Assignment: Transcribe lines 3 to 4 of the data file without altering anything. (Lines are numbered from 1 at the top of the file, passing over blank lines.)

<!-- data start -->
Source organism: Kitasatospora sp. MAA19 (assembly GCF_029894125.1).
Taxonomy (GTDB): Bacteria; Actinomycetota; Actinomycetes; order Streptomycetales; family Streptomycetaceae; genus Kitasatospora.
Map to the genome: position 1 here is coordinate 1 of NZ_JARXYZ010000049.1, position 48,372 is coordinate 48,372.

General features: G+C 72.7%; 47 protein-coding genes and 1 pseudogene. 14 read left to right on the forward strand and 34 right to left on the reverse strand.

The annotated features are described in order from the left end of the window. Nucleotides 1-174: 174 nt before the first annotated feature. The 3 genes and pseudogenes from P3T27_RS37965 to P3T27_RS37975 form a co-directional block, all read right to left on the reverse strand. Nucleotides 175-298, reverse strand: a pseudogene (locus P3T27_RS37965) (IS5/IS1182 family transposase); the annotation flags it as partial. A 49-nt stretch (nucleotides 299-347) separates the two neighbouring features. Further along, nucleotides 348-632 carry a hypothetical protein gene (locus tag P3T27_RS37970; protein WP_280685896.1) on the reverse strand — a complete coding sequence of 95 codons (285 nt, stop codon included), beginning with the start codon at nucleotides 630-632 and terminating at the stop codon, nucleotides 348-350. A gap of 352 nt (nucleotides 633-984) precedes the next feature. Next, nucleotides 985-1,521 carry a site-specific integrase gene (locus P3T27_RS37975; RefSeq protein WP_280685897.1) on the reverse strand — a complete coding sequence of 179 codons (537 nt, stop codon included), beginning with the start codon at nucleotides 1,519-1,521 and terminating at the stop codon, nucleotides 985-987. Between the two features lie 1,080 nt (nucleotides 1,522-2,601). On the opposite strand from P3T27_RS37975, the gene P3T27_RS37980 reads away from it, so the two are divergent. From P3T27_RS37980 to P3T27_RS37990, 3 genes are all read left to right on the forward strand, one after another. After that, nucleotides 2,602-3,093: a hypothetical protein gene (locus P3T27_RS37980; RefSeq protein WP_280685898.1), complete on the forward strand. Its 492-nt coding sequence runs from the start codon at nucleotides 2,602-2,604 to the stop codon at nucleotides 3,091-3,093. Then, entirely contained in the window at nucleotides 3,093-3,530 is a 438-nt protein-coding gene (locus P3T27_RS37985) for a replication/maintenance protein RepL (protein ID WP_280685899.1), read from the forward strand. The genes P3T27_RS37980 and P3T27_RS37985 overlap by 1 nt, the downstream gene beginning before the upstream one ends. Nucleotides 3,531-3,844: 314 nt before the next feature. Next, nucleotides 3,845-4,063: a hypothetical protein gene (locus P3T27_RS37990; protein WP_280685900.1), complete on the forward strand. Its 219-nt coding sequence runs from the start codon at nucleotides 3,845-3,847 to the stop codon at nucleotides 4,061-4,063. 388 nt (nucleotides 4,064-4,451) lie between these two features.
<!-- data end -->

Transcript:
Map to the genome: position 1 here is coordinate 1 of NZ_JARXYZ010000049.1, position 48,372 is coordinate 48,372.

General features: G+C 72.7%; 47 protein-coding genes and 1 pseudogene. 14 read left to right on the forward strand and 34 right to left on the reverse strand.